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Ervin
March 2, 2011, 04:17 PM
Ive been trying to stencil the lettering on the M1's serial number stamp with a China marker but unfortunantely it wasnt deep enough to retain the white wax. I've checked with gunsmiths and engravers on who would be able to fix this for me and they really know where to turn.

needs to look like this:
http://www.nps.gov/spar/historyculture/images/SPAR1362.jpg



but the lower right corner of my stamp was faintly stamped and isnt deep enough.

gyvel
March 2, 2011, 04:39 PM
If you are referring to "deepening" the stamped numbers, DON'T.

Get a white Phano china marker pencil and use a little WD-40 to thin out the wax. You'll have better results with it filling the numbers.

James K
March 2, 2011, 10:04 PM
Dampened white chalk will also work. Trying to recut the numbers is likely not feasible; those receivers run RC60 which is pretty darned hard.

Jim

Sport45
March 3, 2011, 08:41 AM
If that's your serial number I wouldn't touch it. I might not even breath on it....

Not just a neat number, but if I read the charts right, that one was made June '44. Maybe even D-Day. :)

Unclenick
March 3, 2011, 12:54 PM
Your serial number was originally stamped in before heat treatment of the receiver. I've modified Garand receivers for M1A type half-minute windage adjustments, and found drilling a hole for the detent had to be done with a tungsten carbide bit (the surface was so hard it quickly dulled a standard high speed bit). Such a surface is too hard to be further impressed by impact without risk of damage.

That leaves you with cutting, which could be done with a super high speed glass engraving type rotary air tool. Those tiny diameter tools can run up to a mind-blowing 400,000 rpm or so, but to keep control of one and avoid the risk of accidentally illegally altering your serial number, it would likely have to be handled by an expert engraver with a pantograph or other tool that gives him good control of it.

As the others have said, it would be a bad idea to mess with what's there.

I have done permanent marking of windage and elevation graduations and of maker and serial numbers (red for "Winchester") before. The method I used was to first remove all embedded oil in the Parkerizing by soaking the receiver in strong solvent degreasers for a couple of days. Raw, oil-free Parkerizing gives paint a good toehold. At that time I picked up some small cans of Pettit two-part colored epoxy paint from a local model hobby shop that I mix in small quantities as needed. If you only want white, though, I see no reason single-part white appliance epoxy wouldn't work just as well if you give it enough time to harden. I used sharpened toothpicks as the applicators, and Q-tips and toluene to remove excess. When I got a bad smear on a character, I wiped it clear and started over. It took more than one try on some characters, and working with magnifiers, but the result is very clear and permanent.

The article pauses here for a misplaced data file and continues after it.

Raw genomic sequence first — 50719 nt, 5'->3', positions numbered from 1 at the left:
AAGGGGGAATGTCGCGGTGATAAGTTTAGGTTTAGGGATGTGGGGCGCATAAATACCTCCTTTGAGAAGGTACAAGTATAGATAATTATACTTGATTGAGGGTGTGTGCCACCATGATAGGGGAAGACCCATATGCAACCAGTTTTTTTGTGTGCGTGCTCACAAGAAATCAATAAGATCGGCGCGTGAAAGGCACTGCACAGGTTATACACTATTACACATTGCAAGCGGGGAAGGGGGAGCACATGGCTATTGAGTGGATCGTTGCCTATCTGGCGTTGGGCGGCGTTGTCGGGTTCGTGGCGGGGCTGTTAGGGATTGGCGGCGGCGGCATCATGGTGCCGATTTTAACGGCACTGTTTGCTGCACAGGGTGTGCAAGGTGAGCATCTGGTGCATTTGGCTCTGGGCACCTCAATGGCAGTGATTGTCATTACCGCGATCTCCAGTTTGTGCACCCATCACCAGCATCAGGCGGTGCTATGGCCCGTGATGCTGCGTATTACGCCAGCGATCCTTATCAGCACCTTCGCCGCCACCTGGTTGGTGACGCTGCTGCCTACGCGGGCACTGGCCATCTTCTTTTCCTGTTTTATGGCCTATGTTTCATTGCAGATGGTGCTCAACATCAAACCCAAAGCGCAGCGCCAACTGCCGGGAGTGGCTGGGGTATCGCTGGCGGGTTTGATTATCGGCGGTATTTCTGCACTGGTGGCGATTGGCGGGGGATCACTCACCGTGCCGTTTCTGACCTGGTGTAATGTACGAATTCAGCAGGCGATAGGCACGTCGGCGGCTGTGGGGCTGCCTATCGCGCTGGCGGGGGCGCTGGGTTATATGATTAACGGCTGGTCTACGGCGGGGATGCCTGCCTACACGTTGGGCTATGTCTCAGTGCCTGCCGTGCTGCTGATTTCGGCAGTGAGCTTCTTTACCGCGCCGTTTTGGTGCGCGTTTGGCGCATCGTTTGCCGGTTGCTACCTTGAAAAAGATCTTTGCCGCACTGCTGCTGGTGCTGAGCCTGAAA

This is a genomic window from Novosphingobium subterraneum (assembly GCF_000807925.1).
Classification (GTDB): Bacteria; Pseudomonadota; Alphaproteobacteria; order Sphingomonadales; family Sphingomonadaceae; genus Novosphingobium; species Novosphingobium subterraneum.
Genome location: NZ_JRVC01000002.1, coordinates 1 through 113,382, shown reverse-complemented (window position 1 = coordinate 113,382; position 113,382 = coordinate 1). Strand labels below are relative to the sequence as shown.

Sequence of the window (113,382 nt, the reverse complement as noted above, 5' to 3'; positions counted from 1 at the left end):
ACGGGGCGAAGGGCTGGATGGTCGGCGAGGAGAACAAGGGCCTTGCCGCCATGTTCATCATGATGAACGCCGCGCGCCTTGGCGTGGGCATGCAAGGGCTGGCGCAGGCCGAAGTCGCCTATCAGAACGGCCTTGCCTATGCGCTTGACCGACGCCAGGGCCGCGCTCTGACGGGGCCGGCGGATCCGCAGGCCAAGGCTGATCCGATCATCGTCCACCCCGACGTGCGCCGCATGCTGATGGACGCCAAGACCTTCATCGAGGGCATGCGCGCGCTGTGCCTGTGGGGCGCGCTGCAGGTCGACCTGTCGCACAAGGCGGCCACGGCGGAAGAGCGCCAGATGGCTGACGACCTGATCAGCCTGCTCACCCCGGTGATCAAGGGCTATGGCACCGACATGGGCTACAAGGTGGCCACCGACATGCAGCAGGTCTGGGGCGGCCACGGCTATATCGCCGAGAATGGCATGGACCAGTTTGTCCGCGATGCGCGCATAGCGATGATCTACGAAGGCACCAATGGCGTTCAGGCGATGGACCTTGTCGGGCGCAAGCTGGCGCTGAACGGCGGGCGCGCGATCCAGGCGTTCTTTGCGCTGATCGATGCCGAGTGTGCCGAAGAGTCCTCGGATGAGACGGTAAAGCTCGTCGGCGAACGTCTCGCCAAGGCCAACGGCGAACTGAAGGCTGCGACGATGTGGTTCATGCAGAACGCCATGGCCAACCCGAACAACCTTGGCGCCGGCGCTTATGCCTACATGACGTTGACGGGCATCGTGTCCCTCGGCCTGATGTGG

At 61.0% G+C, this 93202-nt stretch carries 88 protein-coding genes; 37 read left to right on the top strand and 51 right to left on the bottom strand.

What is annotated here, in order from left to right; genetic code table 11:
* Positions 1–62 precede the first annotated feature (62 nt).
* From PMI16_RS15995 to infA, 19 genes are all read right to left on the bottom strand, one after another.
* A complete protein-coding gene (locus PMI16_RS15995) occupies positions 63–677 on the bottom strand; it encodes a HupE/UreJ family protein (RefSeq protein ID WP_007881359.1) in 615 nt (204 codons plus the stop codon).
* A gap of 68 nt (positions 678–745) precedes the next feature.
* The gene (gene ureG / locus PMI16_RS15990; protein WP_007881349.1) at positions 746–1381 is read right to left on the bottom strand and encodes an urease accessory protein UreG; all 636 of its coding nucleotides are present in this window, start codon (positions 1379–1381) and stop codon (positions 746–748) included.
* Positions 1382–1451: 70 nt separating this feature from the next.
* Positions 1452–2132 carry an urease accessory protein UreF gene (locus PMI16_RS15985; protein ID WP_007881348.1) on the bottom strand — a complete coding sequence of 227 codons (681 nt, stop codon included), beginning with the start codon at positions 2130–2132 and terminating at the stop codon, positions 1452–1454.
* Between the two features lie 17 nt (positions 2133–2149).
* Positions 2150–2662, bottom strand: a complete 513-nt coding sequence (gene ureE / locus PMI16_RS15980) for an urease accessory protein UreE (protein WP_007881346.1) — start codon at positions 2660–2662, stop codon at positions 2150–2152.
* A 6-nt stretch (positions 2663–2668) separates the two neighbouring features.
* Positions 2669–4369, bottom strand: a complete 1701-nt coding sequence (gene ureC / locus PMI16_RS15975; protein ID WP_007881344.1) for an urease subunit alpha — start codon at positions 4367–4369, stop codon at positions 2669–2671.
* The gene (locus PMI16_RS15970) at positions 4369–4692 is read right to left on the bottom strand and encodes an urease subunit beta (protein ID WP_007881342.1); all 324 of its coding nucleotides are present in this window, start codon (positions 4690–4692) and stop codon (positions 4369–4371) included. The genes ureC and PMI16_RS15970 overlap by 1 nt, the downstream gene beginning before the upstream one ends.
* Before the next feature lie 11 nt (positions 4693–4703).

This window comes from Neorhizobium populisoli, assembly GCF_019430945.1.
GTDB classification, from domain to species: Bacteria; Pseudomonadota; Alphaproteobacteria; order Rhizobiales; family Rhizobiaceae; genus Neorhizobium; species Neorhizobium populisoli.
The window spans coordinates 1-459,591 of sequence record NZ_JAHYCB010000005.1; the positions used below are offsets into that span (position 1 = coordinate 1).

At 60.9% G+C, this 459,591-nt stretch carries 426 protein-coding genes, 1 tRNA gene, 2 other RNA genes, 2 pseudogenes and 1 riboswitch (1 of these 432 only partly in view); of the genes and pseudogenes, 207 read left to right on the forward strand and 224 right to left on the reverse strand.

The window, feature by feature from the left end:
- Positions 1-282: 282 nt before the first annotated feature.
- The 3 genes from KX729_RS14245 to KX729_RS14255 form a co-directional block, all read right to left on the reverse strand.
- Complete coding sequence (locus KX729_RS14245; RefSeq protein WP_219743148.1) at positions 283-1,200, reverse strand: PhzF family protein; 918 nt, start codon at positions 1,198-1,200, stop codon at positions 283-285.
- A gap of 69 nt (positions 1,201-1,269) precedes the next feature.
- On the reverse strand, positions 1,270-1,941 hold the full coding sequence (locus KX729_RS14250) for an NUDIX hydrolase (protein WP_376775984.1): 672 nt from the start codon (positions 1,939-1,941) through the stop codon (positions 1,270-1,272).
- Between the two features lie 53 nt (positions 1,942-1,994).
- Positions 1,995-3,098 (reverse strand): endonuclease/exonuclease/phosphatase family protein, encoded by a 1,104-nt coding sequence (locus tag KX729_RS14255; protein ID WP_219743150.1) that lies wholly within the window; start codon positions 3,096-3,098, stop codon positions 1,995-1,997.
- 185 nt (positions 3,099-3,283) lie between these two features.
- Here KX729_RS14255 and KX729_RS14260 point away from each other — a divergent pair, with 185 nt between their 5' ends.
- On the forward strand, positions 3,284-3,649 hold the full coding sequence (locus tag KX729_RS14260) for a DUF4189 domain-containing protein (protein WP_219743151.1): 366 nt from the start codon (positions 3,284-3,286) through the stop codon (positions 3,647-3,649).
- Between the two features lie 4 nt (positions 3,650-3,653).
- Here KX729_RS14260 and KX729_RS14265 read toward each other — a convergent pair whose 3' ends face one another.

Before you apply rust inhibiting oil to the Parkerizing, the epoxy has to harden. I pulled a loose Baggy over the ones I worked on, using a rubber band to tighten the bag mouths over the barrels and let them set for a couple of weeks.

Afterward the epoxy hardened, I applied LPS-2, wiped off the excess with a rag, then immediately followed that with LPS-3 that I allowed to sit for ten or fifteen minutes before wiping off the excess. The thinner LPS-2 penetrates well, and the thicker, waxy LPS-3 is more permanent protection.

Bill DeShivs
March 3, 2011, 02:18 PM
It doesn't need "fixing." That is the way the gun was made.

James K
March 4, 2011, 11:02 PM
I don't think Ervin has number 3000000, he is just saying that he wants his rifle serial number to look as deep and clear as the one in the picture, whcih might be hard to do especially if the receiver has been ground/buffed to remove rust, as many rebuilds were, leaving shallow markings.

Jim

T. O'Heir
March 5, 2011, 01:03 AM
White outlining the assorted stampings is a daft peace time military thing. However, don't even think about trying to make a stamp deeper. Lose the wax pencil(sounds like it's too hard anyway) and use either paint or white out.

Sport45
March 5, 2011, 01:38 AM
I don't think Ervin has number 3000000,

Yeah, I realized that after I checked the picture source and saw it was nps.gov.

Should have credited the National Parks Service as owning the image when he linked to it?

James K
March 5, 2011, 09:32 PM
FWIW, I never saw markings painted in the military and AFAIK it was prohibited, as was painting anything on the metal. (Rack numbers were painted on the stocks, not on the receivers.) Painting or filling markings with white material is done mainly by collectors so markings will show up in photographs.

Jim

Unclenick
March 7, 2011, 08:32 PM
A lot of match shooters have done it to make it easier to copy the serial number onto a score card in a hurry or to see the sight graduations quickly. Don't recall the rules objecting, but, like you, I don't think there's anything original about the practice.